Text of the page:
It’s designed to ensure the mower can get to difficult-to-reach areas of your lawn (perhaps an area that’s connected by a narrow corridor of grass), and it also helps the robot find its way home again when it’s finished the job.

The main hassle with this is that, at the other end of the guide wire, you have to break your perimeter wire and splice the guide wire into the circuit. Connector clips are supplied to perform this without needing anything more than a pair of pliers, but it’s a task that’s likely to sit outside many people’s comfort zone.

Once everything is set up, however, I found connecting to the mower through the app and starting it mowing was relatively straightforward.

READ NEXT: Best lawn feed

Gardena Sileno City review: How well does it mow the lawn?

Where some robot lawn mowers locate their charging stations in line with the perimeter wire so the mower can follow the wire back home, the Gardena follows its additional guide wire back home, so the charging station sits at a right angle to the perimeter. This allows the Sileno City to mow around the front of its station and keep that area neat and tidy. You’d be surprised how many robot mowers let a meadow grow around their chargers.

Because the cutting system is in the middle of the mower chassis, it doesn’t get right up to the edge of your lawn, particularly if your lawn has edges that are raised or lowered. It also won’t cut all the way into a right-angled corner, because the perimeter wire has to be curved around sharp corners. The manual suggests keeping a 30cm distance between the perimeter and any raised edges, which will leave a strip of about 10cm uncut around the edge of your lawn.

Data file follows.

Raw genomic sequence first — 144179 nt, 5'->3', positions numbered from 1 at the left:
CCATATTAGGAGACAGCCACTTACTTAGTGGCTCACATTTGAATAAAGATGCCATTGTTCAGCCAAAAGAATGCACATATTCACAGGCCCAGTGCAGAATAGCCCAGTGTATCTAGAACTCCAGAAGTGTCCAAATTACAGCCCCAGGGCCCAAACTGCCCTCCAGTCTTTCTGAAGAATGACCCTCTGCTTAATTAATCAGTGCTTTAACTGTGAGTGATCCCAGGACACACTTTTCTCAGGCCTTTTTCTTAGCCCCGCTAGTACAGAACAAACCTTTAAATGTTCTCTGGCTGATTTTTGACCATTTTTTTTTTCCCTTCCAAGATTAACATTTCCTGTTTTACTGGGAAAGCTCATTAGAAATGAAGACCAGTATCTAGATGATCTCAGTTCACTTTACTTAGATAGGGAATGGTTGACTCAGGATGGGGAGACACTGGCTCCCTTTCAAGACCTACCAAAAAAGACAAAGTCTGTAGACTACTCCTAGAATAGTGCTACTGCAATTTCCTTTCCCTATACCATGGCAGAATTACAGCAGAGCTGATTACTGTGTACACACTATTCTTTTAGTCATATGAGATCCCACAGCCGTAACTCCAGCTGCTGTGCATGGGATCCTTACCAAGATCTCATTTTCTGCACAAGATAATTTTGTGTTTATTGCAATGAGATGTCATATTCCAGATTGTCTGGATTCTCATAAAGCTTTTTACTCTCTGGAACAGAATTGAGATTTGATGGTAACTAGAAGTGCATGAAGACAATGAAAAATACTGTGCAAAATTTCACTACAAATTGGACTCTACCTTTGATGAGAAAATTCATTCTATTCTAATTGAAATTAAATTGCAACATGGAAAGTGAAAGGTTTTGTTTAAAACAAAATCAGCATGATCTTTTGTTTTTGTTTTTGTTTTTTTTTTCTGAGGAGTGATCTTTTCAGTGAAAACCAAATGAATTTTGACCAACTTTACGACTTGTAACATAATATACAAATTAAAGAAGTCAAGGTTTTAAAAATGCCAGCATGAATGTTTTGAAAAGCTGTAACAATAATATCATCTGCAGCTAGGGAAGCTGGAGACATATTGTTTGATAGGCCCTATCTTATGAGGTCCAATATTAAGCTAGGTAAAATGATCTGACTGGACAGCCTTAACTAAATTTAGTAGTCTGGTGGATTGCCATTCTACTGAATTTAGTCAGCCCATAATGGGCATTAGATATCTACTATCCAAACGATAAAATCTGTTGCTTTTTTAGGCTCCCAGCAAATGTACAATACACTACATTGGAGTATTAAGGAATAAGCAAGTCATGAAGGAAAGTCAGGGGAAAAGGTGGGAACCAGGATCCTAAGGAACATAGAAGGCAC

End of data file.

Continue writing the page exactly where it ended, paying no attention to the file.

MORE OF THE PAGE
The extra guide wire genuinely helps the mower find its way around difficult-shaped gardens, though. If you have a garden with two areas, connected by a narrow strip of grass, for example, there’s only a slim chance that the mower would hit the gap in the normal course of mowing and, even if it did find its way there, it might well get stuck at the other end.

With the guide wire in place you can set the mower to start at the far end and divide the available mowing time between three areas. There’s also a corridor setting, which reduces the amount of time the mower bounces around narrow spaces.

This is all easily controlled using the app. You can use the app to set a schedule, which lets you choose which days and times you’d like it to mow and for how long. However, if you’d prefer even more automation, you can also use the app’s optimisation tools, which do clever things such as detect how thick the grass is as it mows to establish whether it needs to keep mowing beyond its usual scheduled time limit.

It’s worth noting that, unlike robot vacuum cleaners, this robot mower doesn’t have any collision detection. It happily bounces off solid obstacles and you can protect precious fixtures with the perimeter wire, but it isn’t going to deal with a garden full of discarded children’s toys or sleeping pets. If this is a problem, consider the YardForce Compact 400Ri instead, as this has collision detection built in.

READ NEXT: Best garden hose

Gardena Sileno City review: Should I buy it?

Because of its extra guide wire, the Gardena Sileno City is perfectly equipped for unusually shaped gardens. It makes setup a little more complicated and time-consuming, but you only have to go through this once, and there’s a certain amount of setting up that needs to be done with any robot lawn mower.

However, the extra guide wire is only of benefit to those with complicated gardens. If your lawn is less challenging, you could easily get away with a cheaper model such as the LawnMaster L10 or the YardForce Compact 400Ri.

Read more